Hair Analysis Problems Shine Light on Forensic Science

The Washington Post reports that the FBI has now admitted that virtually every bit of testimony offered by their “experts” on microscopic hair fiber analysis during criminal trials was based on bad science. Hundreds of cases are now under review by the DOJ.

The Justice Department and FBI have formally acknowledged that nearly every examiner in an elite FBI forensic unit gave flawed testimony in almost all trials in which they offered evidence against criminal defendants over more than a two-decade period before 2000.

Of 28 examiners with the FBI Laboratory’s microscopic hair comparison unit, 26 overstated forensic matches in ways that favored prosecutors in more than 95 percent of the 268 trials reviewed so far, according to the National Association of Criminal Defense Lawyers (NACDL) and the Innocence Project, which are assisting the government with the country’s largest post-conviction review of questioned forensic evidence.

The cases include those of 32 defendants sentenced to death. Of those, 14 have been executed or died in prison, the groups said under an agreement with the government to release results after the review of the first 200 convictions.

The FBI errors alone do not mean there was not other evidence of a convict’s guilt. Defendants and federal and state prosecutors in 46 states and the District are being notified to determine whether there are grounds for appeals. Four defendants were previously exonerated.

The admissions mark a watershed in one of the country’s largest forensic scandals, highlighting the failure of the nation’s courts for decades to keep bogus scientific information from juries, legal analysts said. The question now, they said, is how state authorities and the courts will respond to findings that confirm long-suspected problems with subjective, pattern-based forensic techniques — like hair and bite-mark comparisons — that have contributed to wrongful convictions in more than one-quarter of 329 DNA-exoneration cases since 1989.

The show CSI and its roughly 1400 spinoffs have probably done a lot of damage here, leading the public to think that forensic science is this undeniably true and accurate way of catching criminals. But the truth is that many types of forensic science are based on almost no science at all and a whole lot of innocent people are in prison or dead because of it.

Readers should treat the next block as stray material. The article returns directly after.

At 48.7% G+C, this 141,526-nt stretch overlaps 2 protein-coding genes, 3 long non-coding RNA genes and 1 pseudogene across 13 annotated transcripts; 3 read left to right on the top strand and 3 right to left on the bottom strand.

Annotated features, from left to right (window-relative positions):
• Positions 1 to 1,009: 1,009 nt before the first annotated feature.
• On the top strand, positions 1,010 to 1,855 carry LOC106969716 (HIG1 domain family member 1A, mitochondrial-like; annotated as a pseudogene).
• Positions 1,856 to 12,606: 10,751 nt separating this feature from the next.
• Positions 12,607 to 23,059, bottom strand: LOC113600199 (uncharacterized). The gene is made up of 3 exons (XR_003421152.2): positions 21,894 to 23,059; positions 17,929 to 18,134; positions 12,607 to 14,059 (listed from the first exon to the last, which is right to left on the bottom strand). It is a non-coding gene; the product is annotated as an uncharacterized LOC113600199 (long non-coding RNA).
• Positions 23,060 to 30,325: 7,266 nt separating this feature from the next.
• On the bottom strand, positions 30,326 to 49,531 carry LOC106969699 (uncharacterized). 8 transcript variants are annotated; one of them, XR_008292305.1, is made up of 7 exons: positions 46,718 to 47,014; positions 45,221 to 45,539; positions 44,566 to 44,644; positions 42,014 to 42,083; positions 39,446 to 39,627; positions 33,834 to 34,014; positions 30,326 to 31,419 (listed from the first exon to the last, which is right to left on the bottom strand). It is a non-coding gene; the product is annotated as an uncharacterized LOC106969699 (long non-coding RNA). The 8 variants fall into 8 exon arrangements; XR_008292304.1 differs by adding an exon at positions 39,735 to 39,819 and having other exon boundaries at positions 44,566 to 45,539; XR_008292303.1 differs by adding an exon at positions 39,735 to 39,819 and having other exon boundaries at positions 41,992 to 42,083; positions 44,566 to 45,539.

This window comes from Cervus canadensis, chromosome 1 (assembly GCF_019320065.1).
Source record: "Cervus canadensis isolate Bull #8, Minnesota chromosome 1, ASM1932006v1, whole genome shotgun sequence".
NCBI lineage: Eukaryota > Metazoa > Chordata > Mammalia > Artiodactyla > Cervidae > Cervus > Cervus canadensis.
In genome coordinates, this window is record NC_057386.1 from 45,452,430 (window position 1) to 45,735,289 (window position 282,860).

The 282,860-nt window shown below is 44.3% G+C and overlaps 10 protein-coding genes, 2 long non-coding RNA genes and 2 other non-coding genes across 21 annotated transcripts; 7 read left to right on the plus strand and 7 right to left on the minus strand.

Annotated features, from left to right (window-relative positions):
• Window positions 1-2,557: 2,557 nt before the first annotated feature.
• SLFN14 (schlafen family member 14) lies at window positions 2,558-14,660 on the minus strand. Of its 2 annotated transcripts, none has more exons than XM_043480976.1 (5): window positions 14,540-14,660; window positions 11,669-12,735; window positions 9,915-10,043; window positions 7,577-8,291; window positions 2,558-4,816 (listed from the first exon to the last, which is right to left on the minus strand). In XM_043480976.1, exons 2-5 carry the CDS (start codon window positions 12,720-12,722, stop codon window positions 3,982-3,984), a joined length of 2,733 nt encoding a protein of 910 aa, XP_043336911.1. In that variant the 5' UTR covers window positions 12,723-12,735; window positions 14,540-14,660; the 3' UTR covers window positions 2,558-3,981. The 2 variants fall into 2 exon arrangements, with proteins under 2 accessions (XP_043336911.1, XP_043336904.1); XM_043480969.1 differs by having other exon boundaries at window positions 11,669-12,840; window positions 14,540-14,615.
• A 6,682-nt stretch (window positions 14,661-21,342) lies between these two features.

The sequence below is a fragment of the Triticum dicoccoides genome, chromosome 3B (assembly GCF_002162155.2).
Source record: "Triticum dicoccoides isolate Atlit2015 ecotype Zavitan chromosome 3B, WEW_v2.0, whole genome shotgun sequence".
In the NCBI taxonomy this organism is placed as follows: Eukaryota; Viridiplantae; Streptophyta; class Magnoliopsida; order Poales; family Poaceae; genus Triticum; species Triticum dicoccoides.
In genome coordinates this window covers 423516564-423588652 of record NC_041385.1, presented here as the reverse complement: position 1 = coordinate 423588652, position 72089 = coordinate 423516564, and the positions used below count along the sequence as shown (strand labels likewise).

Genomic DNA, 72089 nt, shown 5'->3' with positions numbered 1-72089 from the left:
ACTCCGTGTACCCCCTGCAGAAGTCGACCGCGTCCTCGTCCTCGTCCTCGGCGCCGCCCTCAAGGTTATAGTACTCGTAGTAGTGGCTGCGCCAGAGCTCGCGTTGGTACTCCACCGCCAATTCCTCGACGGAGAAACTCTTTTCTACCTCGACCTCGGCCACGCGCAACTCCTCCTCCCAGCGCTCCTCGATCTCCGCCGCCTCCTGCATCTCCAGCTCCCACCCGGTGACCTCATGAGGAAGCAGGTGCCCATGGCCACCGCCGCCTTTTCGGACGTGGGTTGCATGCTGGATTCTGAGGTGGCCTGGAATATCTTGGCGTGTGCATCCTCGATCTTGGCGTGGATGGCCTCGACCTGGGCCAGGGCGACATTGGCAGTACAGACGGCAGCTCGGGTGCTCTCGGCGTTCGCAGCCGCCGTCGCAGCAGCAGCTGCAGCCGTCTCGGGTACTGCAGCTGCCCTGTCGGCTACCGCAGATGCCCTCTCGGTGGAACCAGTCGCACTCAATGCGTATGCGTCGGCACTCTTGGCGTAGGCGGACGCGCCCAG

It’s time for Congress to bring together real scientists to examine every type of forensic science used in criminal trials and pass a law with the necessary and appropriate safeguards to ensure that all techniques used are evidence-based and reliable. But I’m not holding my breath for that to happen. There’s no money in it.

"You mean the sanctions that most of the Republicans signed too. You do know who's ..."

Gorka Lies About Clinton and Uranium ..."
"God lies in the first few pages of the bible.Shortly after he created two people ..."

Christian Right Still Oblivious to Their ..."
"It's possibly criminal in trump's case. But I guess that doesn't really matter to people ..."

Gorka Lies About Clinton and Uranium ..."
"Given the current climate of outing sexual harassment from decades ago, I don't think I'm ..."

Gorka Lies About Clinton and Uranium ..."

Browse Our Archives

Follow Us!


What Are Your Thoughts?leave a comment
  • JustaTech

    I’m curious about those 2 analysts who *didn’t* overstate the matches. Were they new and inexperienced and not allowed to testify at trial? Were they old and stuck in their ways? Honest and marginalized?

    And what happened in 2000 to make the hair data better (or less used)?

  • sugarfrosted

    Even finger print analysis is flawed to hell. One person from Oregon was almost convicted for the Madrid Train Bombing due to it. He had never even been to Madrid. Multiple experts said they matched. He was only exonerated when they caught the real guy whose finger prints also matched.

  • colnago80

    I believe that I noted in a comment on the subject of forensic testing of hair samples some time ago that, during the O. J. Simpson trial, the FBI expert was limited in what he could testify to by the judge. He was not allowed to testify that hair samples found at the crime scene were a match to hair samples taken from Simpson but could go no farther then testifying that the crime scene samples were from an African American and were consistent with the samples taken from Simpson. He was forced to testify under cross examination that the comparison of the two samples were in no way definitive, unlike fingerprints and DNA. Fingerprints are definitive provided that a sufficient number of points of identification are found.

  • colnago80

    Re sugarfrosted @ #2

    As I understand it, federal statutes require 9 points of identification for declaring a match. California, for instance, requires 12. Obviously, 9 points isn’t sufficient, although it probably is sufficient for exclusion. Much like 1st generation PCR is only useful for exclusion.

  • eric

    It’s time for Congress to bring together real scientists to examine every type of forensic science used in criminal trials and pass a law with the necessary and appropriate safeguards to ensure that all techniques used are evidence-based and reliable.

    This may solve some of the problems but not all of them. Some if the issue surrounding misinterpretation of forensic evidence has more to do with the legal side; how prosecutors and defense attorneys talk about evidence to try and support (or undermine) a showing of ‘beyond a reasonable doubt,’ and how juries understand both legal and scientific aspects of evidence. You are never going to get a scientist on the witness stand saying that she is 90% confident that the X matches the accused’s X within +/-5%, until the lawyers themselves decide that is the sort of argument they want to put in front of the jury. Even if its true, even if its the scientifically best description of what the evidence says, if the prosecutor thinks this will mean nothing to the jury, they are going to have the witness re-parse results in simpler language that is probably less accurate and almost certainly rhetorically designed to convey high confidence. Defense attorneys will of course do the same, only in support of a good outcome for their client.